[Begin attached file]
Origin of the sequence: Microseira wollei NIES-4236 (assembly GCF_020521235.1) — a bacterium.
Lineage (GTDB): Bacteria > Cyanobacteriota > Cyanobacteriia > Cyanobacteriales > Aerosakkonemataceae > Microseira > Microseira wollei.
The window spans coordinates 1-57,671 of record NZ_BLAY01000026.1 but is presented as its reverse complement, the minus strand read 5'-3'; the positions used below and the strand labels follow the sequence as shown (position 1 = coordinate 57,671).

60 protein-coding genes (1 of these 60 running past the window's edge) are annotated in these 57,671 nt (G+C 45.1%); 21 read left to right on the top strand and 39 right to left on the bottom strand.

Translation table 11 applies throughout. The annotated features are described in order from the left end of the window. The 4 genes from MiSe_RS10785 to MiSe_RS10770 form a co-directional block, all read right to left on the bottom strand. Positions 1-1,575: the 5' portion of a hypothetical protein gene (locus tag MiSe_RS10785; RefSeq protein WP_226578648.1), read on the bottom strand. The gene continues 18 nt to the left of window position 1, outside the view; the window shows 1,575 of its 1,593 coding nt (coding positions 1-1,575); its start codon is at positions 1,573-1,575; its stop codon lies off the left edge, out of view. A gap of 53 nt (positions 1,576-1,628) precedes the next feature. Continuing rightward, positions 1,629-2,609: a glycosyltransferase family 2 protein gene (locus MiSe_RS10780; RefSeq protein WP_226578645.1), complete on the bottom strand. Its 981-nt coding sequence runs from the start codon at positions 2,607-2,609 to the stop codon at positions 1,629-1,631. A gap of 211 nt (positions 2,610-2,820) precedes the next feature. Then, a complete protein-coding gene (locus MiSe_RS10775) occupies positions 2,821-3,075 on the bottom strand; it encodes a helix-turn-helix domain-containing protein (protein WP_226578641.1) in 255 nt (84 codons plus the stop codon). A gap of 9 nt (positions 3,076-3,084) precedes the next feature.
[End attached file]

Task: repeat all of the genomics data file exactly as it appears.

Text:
Origin of the sequence: Microseira wollei NIES-4236 (assembly GCF_020521235.1) — a bacterium.
Lineage (GTDB): Bacteria > Cyanobacteriota > Cyanobacteriia > Cyanobacteriales > Aerosakkonemataceae > Microseira > Microseira wollei.
The window spans coordinates 1-57,671 of record NZ_BLAY01000026.1 but is presented as its reverse complement, the minus strand read 5'-3'; the positions used below and the strand labels follow the sequence as shown (position 1 = coordinate 57,671).

60 protein-coding genes (1 of these 60 running past the window's edge) are annotated in these 57,671 nt (G+C 45.1%); 21 read left to right on the top strand and 39 right to left on the bottom strand.

Translation table 11 applies throughout. The annotated features are described in order from the left end of the window. The 4 genes from MiSe_RS10785 to MiSe_RS10770 form a co-directional block, all read right to left on the bottom strand. Positions 1-1,575: the 5' portion of a hypothetical protein gene (locus tag MiSe_RS10785; RefSeq protein WP_226578648.1), read on the bottom strand. The gene continues 18 nt to the left of window position 1, outside the view; the window shows 1,575 of its 1,593 coding nt (coding positions 1-1,575); its start codon is at positions 1,573-1,575; its stop codon lies off the left edge, out of view. A gap of 53 nt (positions 1,576-1,628) precedes the next feature. Continuing rightward, positions 1,629-2,609: a glycosyltransferase family 2 protein gene (locus MiSe_RS10780; RefSeq protein WP_226578645.1), complete on the bottom strand. Its 981-nt coding sequence runs from the start codon at positions 2,607-2,609 to the stop codon at positions 1,629-1,631. A gap of 211 nt (positions 2,610-2,820) precedes the next feature. Then, a complete protein-coding gene (locus MiSe_RS10775) occupies positions 2,821-3,075 on the bottom strand; it encodes a helix-turn-helix domain-containing protein (protein WP_226578641.1) in 255 nt (84 codons plus the stop codon). A gap of 9 nt (positions 3,076-3,084) precedes the next feature.